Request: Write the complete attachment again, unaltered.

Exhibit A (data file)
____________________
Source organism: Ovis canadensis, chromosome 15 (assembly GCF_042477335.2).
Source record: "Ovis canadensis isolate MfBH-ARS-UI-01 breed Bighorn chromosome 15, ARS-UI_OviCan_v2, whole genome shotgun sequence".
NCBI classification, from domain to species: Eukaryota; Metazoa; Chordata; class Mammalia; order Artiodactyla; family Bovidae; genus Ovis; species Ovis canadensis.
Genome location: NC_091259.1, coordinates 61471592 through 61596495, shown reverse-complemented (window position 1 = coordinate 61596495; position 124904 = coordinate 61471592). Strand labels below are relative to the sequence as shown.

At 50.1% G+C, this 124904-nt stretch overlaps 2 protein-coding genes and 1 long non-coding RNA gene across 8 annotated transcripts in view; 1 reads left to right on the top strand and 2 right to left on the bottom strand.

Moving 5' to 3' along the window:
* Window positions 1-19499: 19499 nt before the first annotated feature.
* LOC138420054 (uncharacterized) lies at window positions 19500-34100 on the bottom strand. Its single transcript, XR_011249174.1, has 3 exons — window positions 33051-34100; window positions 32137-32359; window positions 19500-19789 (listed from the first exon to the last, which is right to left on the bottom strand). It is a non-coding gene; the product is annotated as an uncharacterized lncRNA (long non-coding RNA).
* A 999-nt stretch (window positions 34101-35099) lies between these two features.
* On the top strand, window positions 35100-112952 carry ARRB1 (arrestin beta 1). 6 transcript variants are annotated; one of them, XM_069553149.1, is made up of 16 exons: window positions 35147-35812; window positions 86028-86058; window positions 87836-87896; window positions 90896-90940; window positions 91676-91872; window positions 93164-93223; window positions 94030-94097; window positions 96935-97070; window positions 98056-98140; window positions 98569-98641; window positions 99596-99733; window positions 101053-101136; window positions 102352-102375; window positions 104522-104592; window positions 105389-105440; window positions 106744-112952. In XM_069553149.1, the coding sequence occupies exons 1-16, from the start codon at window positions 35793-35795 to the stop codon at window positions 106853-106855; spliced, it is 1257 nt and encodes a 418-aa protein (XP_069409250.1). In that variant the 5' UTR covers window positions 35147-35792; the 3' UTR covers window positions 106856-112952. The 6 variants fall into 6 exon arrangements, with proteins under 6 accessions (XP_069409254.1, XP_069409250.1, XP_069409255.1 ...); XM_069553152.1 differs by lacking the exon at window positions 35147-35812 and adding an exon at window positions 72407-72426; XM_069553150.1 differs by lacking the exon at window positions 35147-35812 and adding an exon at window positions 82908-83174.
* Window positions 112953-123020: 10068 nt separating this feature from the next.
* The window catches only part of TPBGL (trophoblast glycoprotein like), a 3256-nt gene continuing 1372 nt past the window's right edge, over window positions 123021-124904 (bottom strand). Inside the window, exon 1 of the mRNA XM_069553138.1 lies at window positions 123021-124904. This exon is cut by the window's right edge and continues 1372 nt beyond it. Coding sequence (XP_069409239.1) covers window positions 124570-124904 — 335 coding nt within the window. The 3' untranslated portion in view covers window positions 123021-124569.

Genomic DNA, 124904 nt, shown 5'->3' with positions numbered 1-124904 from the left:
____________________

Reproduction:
Source organism: Ovis canadensis, chromosome 15 (assembly GCF_042477335.2).
Source record: "Ovis canadensis isolate MfBH-ARS-UI-01 breed Bighorn chromosome 15, ARS-UI_OviCan_v2, whole genome shotgun sequence".
NCBI classification, from domain to species: Eukaryota; Metazoa; Chordata; class Mammalia; order Artiodactyla; family Bovidae; genus Ovis; species Ovis canadensis.
Genome location: NC_091259.1, coordinates 61471592 through 61596495, shown reverse-complemented (window position 1 = coordinate 61596495; position 124904 = coordinate 61471592). Strand labels below are relative to the sequence as shown.

At 50.1% G+C, this 124904-nt stretch overlaps 2 protein-coding genes and 1 long non-coding RNA gene across 8 annotated transcripts in view; 1 reads left to right on the top strand and 2 right to left on the bottom strand.

Moving 5' to 3' along the window:
* Window positions 1-19499: 19499 nt before the first annotated feature.
* LOC138420054 (uncharacterized) lies at window positions 19500-34100 on the bottom strand. Its single transcript, XR_011249174.1, has 3 exons — window positions 33051-34100; window positions 32137-32359; window positions 19500-19789 (listed from the first exon to the last, which is right to left on the bottom strand). It is a non-coding gene; the product is annotated as an uncharacterized lncRNA (long non-coding RNA).
* A 999-nt stretch (window positions 34101-35099) lies between these two features.
* On the top strand, window positions 35100-112952 carry ARRB1 (arrestin beta 1). 6 transcript variants are annotated; one of them, XM_069553149.1, is made up of 16 exons: window positions 35147-35812; window positions 86028-86058; window positions 87836-87896; window positions 90896-90940; window positions 91676-91872; window positions 93164-93223; window positions 94030-94097; window positions 96935-97070; window positions 98056-98140; window positions 98569-98641; window positions 99596-99733; window positions 101053-101136; window positions 102352-102375; window positions 104522-104592; window positions 105389-105440; window positions 106744-112952. In XM_069553149.1, the coding sequence occupies exons 1-16, from the start codon at window positions 35793-35795 to the stop codon at window positions 106853-106855; spliced, it is 1257 nt and encodes a 418-aa protein (XP_069409250.1). In that variant the 5' UTR covers window positions 35147-35792; the 3' UTR covers window positions 106856-112952. The 6 variants fall into 6 exon arrangements, with proteins under 6 accessions (XP_069409254.1, XP_069409250.1, XP_069409255.1 ...); XM_069553152.1 differs by lacking the exon at window positions 35147-35812 and adding an exon at window positions 72407-72426; XM_069553150.1 differs by lacking the exon at window positions 35147-35812 and adding an exon at window positions 82908-83174.
* Window positions 112953-123020: 10068 nt separating this feature from the next.
* The window catches only part of TPBGL (trophoblast glycoprotein like), a 3256-nt gene continuing 1372 nt past the window's right edge, over window positions 123021-124904 (bottom strand). Inside the window, exon 1 of the mRNA XM_069553138.1 lies at window positions 123021-124904. This exon is cut by the window's right edge and continues 1372 nt beyond it. Coding sequence (XP_069409239.1) covers window positions 124570-124904 — 335 coding nt within the window. The 3' untranslated portion in view covers window positions 123021-124569.

Genomic DNA, 124904 nt, shown 5'->3' with positions numbered 1-124904 from the left: